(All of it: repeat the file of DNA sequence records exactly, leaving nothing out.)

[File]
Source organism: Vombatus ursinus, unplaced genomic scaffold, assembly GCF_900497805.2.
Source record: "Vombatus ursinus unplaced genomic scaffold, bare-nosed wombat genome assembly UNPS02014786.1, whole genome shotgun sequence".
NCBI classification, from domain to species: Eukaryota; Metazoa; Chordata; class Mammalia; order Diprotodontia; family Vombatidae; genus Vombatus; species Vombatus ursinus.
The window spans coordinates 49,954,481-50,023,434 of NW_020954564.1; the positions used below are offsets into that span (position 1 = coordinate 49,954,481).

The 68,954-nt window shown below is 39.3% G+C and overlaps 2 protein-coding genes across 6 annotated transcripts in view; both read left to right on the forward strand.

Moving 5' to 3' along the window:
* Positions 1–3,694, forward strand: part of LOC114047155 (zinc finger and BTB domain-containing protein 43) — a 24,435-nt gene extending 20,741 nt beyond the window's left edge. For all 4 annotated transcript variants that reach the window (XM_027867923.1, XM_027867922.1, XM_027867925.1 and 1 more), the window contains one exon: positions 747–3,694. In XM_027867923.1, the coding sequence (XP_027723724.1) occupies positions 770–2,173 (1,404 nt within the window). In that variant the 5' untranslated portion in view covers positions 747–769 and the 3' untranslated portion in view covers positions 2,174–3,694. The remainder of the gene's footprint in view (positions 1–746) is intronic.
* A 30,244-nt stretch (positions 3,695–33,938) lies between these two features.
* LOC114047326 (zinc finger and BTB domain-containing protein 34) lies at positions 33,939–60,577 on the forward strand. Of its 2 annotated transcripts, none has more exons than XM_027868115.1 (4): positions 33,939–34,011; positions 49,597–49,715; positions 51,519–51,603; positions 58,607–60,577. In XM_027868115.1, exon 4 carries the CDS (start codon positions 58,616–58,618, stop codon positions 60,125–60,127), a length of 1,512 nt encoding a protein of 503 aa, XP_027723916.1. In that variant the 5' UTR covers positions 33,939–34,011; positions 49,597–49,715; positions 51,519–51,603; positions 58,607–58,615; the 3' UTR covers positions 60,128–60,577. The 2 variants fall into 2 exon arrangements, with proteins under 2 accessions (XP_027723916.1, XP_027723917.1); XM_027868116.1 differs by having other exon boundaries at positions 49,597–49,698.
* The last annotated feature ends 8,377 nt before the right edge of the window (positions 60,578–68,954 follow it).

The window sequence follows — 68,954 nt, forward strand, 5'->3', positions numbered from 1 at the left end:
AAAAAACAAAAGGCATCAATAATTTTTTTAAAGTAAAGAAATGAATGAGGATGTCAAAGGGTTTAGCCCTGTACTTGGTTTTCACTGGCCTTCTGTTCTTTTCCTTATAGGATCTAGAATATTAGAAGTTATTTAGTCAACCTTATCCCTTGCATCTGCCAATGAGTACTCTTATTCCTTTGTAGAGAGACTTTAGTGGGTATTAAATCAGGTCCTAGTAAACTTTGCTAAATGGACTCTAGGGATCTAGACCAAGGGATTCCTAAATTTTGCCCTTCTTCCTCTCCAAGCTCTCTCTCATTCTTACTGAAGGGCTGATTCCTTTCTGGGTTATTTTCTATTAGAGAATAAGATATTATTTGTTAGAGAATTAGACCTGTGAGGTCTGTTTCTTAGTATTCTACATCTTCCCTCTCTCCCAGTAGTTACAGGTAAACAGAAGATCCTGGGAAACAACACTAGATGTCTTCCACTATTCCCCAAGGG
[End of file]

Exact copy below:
Source organism: Vombatus ursinus, unplaced genomic scaffold, assembly GCF_900497805.2.
Source record: "Vombatus ursinus unplaced genomic scaffold, bare-nosed wombat genome assembly UNPS02014786.1, whole genome shotgun sequence".
NCBI classification, from domain to species: Eukaryota; Metazoa; Chordata; class Mammalia; order Diprotodontia; family Vombatidae; genus Vombatus; species Vombatus ursinus.
The window spans coordinates 49,954,481-50,023,434 of NW_020954564.1; the positions used below are offsets into that span (position 1 = coordinate 49,954,481).

The 68,954-nt window shown below is 39.3% G+C and overlaps 2 protein-coding genes across 6 annotated transcripts in view; both read left to right on the forward strand.

Moving 5' to 3' along the window:
* Positions 1–3,694, forward strand: part of LOC114047155 (zinc finger and BTB domain-containing protein 43) — a 24,435-nt gene extending 20,741 nt beyond the window's left edge. For all 4 annotated transcript variants that reach the window (XM_027867923.1, XM_027867922.1, XM_027867925.1 and 1 more), the window contains one exon: positions 747–3,694. In XM_027867923.1, the coding sequence (XP_027723724.1) occupies positions 770–2,173 (1,404 nt within the window). In that variant the 5' untranslated portion in view covers positions 747–769 and the 3' untranslated portion in view covers positions 2,174–3,694. The remainder of the gene's footprint in view (positions 1–746) is intronic.
* A 30,244-nt stretch (positions 3,695–33,938) lies between these two features.
* LOC114047326 (zinc finger and BTB domain-containing protein 34) lies at positions 33,939–60,577 on the forward strand. Of its 2 annotated transcripts, none has more exons than XM_027868115.1 (4): positions 33,939–34,011; positions 49,597–49,715; positions 51,519–51,603; positions 58,607–60,577. In XM_027868115.1, exon 4 carries the CDS (start codon positions 58,616–58,618, stop codon positions 60,125–60,127), a length of 1,512 nt encoding a protein of 503 aa, XP_027723916.1. In that variant the 5' UTR covers positions 33,939–34,011; positions 49,597–49,715; positions 51,519–51,603; positions 58,607–58,615; the 3' UTR covers positions 60,128–60,577. The 2 variants fall into 2 exon arrangements, with proteins under 2 accessions (XP_027723916.1, XP_027723917.1); XM_027868116.1 differs by having other exon boundaries at positions 49,597–49,698.
* The last annotated feature ends 8,377 nt before the right edge of the window (positions 60,578–68,954 follow it).

The window sequence follows — 68,954 nt, forward strand, 5'->3', positions numbered from 1 at the left end:
AAAAAACAAAAGGCATCAATAATTTTTTTAAAGTAAAGAAATGAATGAGGATGTCAAAGGGTTTAGCCCTGTACTTGGTTTTCACTGGCCTTCTGTTCTTTTCCTTATAGGATCTAGAATATTAGAAGTTATTTAGTCAACCTTATCCCTTGCATCTGCCAATGAGTACTCTTATTCCTTTGTAGAGAGACTTTAGTGGGTATTAAATCAGGTCCTAGTAAACTTTGCTAAATGGACTCTAGGGATCTAGACCAAGGGATTCCTAAATTTTGCCCTTCTTCCTCTCCAAGCTCTCTCTCATTCTTACTGAAGGGCTGATTCCTTTCTGGGTTATTTTCTATTAGAGAATAAGATATTATTTGTTAGAGAATTAGACCTGTGAGGTCTGTTTCTTAGTATTCTACATCTTCCCTCTCTCCCAGTAGTTACAGGTAAACAGAAGATCCTGGGAAACAACACTAGATGTCTTCCACTATTCCCCAAGGG